Building genuine relationships and encouraging mutual respect between you and your colleagues and students, as well as social connections, is going to require an understanding of the social and cultural norms in China

Understanding concepts like social hierarchies, saving face, and more indirect communication styles will help you cope with interactions that you might not have had experience with before. Before you have to learn by example and through making mistakes, take the time to do a bit of research on Chinese culture and communication and try to avoid any mishaps. All in all, try to always show humility, patience, and mindfulness in how you communicate with those around you. 

Classroom Dynamics and Teaching Styles

Much like how you communicate in day-to-day life, you’ll also need to be mindful of the communication styles that are valued in Chinese classrooms. Discipline, respect for authority, and harmony between groups are incredibly important, and recent times have seen an increase in appreciation for creativity, critical thinking, and a more student-centred approach.

Clearly, it’s important to strike a balance between all of this if you want to be successful in your classroom. Make sure that you maintain your position as an authority, but try to make learning more fun and interactive for your students by incorporating group activities, projects, and other creative exercises that keep your students engaged and active during class time.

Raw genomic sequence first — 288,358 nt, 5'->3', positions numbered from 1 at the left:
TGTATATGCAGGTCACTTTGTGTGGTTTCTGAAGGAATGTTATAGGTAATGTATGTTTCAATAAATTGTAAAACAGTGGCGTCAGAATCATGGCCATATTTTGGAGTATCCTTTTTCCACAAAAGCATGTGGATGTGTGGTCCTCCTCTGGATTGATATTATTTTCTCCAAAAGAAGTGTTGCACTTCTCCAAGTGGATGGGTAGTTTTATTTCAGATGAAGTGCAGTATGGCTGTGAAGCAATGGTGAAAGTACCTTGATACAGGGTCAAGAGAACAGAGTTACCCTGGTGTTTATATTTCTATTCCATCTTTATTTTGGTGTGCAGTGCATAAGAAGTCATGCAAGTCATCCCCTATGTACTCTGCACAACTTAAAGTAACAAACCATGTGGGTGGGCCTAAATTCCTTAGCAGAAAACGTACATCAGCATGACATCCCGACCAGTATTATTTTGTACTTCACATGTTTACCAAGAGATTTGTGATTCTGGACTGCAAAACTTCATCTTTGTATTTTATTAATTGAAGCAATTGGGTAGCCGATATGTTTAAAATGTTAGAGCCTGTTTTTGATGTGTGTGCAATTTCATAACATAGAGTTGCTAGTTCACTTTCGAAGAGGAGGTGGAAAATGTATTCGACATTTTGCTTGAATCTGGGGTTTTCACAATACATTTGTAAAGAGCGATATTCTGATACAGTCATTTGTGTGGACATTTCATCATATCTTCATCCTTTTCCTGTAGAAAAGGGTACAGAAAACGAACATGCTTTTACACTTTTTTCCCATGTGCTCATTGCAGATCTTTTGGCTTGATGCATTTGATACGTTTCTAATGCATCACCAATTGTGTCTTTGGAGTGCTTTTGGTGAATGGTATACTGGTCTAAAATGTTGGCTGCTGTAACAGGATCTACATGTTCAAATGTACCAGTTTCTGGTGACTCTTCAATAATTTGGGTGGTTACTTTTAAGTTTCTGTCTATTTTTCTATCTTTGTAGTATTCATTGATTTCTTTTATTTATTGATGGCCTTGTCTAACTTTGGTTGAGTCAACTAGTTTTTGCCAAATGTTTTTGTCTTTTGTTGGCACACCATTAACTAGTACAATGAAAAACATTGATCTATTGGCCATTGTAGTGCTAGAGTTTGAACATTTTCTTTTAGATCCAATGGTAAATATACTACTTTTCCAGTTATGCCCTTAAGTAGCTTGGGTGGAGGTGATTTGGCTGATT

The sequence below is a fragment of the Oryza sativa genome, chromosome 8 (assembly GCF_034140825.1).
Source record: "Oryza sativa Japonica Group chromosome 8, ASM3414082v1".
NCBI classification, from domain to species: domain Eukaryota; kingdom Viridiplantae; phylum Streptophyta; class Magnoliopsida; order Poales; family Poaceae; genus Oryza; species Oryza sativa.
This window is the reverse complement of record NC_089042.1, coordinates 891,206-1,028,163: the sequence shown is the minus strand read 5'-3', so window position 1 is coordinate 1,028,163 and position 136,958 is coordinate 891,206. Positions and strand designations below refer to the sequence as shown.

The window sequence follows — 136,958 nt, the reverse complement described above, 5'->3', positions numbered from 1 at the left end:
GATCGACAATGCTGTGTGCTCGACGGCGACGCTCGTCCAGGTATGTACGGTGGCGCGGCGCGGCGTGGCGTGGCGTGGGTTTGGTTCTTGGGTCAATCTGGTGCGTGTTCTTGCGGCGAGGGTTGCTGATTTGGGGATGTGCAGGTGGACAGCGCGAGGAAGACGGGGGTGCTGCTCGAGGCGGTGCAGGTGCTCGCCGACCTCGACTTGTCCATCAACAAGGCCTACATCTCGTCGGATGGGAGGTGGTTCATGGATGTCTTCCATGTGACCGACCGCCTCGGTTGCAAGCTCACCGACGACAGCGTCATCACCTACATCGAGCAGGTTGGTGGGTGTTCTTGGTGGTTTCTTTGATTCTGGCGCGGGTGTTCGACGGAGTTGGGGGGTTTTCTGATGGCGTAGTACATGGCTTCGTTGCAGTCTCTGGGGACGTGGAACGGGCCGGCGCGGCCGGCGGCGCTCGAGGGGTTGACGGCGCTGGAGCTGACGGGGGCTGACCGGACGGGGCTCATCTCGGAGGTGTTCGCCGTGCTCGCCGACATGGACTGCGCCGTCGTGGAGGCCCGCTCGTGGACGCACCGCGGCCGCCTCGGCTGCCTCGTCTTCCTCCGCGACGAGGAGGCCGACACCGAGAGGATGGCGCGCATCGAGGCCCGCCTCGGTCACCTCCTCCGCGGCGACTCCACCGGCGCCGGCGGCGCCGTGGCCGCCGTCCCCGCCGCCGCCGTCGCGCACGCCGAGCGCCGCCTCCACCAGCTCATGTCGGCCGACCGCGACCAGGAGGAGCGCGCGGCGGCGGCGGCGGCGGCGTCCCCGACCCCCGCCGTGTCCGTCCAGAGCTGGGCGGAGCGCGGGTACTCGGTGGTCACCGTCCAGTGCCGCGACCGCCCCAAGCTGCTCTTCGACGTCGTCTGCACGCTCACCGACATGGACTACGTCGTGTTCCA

Networking and Professional Development

If you’re looking to make this your career, you’ll be pleased to know that there are lots of opportunities for professional growth and networking within the teaching community in China.

You’ll have the resources and opportunities to stay up to date with trends in education through engaging in workshops, conferences, and seminars within your industry. You can also collaborate with other local educators and exchange teaching styles and techniques with your colleagues and peers to boost your skills and effectiveness in the classroom. Learning and growing as a teacher will help you extend your contract, achieve promotions, and find new opportunities to further your career in so many ways.

About Author

LaDonna Dennis

LaDonna Dennis is the founder and creator of Mom Blog Society. She wears many hats. She is a Homemaker*Blogger*Crafter*Reader*Pinner*Friend*Animal Lover* Former writer of Frost Illustrated and, Cancer...SURVIVOR! LaDonna is happily married to the love of her life, the mother of 3 grown children and "Grams" to 3 grandchildren. She adores animals and has four furbabies: Makia ( a German Shepherd, whose mission in life is to be her attached to her hip) and Hachie, (an OCD Alaskan Malamute, and Akia (An Alaskan Malamute) who is just sweet as can be. And Sassy, a four-month-old German Shepherd who has quickly stolen her heart and become the most precious fur baby of all times. Aside from the humans in her life, LaDonna's fur babies are her world.